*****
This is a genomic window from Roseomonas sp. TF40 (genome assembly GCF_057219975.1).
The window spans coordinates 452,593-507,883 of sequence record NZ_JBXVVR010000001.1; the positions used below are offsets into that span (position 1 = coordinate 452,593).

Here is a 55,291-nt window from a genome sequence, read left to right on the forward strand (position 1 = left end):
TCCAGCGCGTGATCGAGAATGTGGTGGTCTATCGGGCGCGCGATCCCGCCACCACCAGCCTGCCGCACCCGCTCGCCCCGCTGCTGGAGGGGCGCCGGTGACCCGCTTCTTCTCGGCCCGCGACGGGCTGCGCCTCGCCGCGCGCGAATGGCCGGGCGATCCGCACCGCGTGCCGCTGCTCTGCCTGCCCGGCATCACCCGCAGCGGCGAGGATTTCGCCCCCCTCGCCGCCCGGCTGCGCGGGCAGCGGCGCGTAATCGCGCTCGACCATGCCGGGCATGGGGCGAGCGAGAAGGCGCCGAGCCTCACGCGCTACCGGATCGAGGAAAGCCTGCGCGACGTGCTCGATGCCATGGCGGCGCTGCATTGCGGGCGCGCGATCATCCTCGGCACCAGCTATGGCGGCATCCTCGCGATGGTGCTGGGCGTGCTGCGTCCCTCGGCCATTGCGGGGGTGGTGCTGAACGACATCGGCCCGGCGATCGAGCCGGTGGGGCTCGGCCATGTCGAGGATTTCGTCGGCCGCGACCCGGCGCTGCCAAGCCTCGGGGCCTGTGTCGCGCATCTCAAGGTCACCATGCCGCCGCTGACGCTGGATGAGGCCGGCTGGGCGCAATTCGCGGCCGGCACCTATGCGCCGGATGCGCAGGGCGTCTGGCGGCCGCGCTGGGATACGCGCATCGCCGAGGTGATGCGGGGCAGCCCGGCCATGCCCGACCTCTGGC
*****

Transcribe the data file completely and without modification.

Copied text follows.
This is a genomic window from Roseomonas sp. TF40 (genome assembly GCF_057219975.1).
The window spans coordinates 452,593-507,883 of sequence record NZ_JBXVVR010000001.1; the positions used below are offsets into that span (position 1 = coordinate 452,593).

Here is a 55,291-nt window from a genome sequence, read left to right on the forward strand (position 1 = left end):
TCCAGCGCGTGATCGAGAATGTGGTGGTCTATCGGGCGCGCGATCCCGCCACCACCAGCCTGCCGCACCCGCTCGCCCCGCTGCTGGAGGGGCGCCGGTGACCCGCTTCTTCTCGGCCCGCGACGGGCTGCGCCTCGCCGCGCGCGAATGGCCGGGCGATCCGCACCGCGTGCCGCTGCTCTGCCTGCCCGGCATCACCCGCAGCGGCGAGGATTTCGCCCCCCTCGCCGCCCGGCTGCGCGGGCAGCGGCGCGTAATCGCGCTCGACCATGCCGGGCATGGGGCGAGCGAGAAGGCGCCGAGCCTCACGCGCTACCGGATCGAGGAAAGCCTGCGCGACGTGCTCGATGCCATGGCGGCGCTGCATTGCGGGCGCGCGATCATCCTCGGCACCAGCTATGGCGGCATCCTCGCGATGGTGCTGGGCGTGCTGCGTCCCTCGGCCATTGCGGGGGTGGTGCTGAACGACATCGGCCCGGCGATCGAGCCGGTGGGGCTCGGCCATGTCGAGGATTTCGTCGGCCGCGACCCGGCGCTGCCAAGCCTCGGGGCCTGTGTCGCGCATCTCAAGGTCACCATGCCGCCGCTGACGCTGGATGAGGCCGGCTGGGCGCAATTCGCGGCCGGCACCTATGCGCCGGATGCGCAGGGCGTCTGGCGGCCGCGCTGGGATACGCGCATCGCCGAGGTGATGCGGGGCAGCCCGGCCATGCCCGACCTCTGGC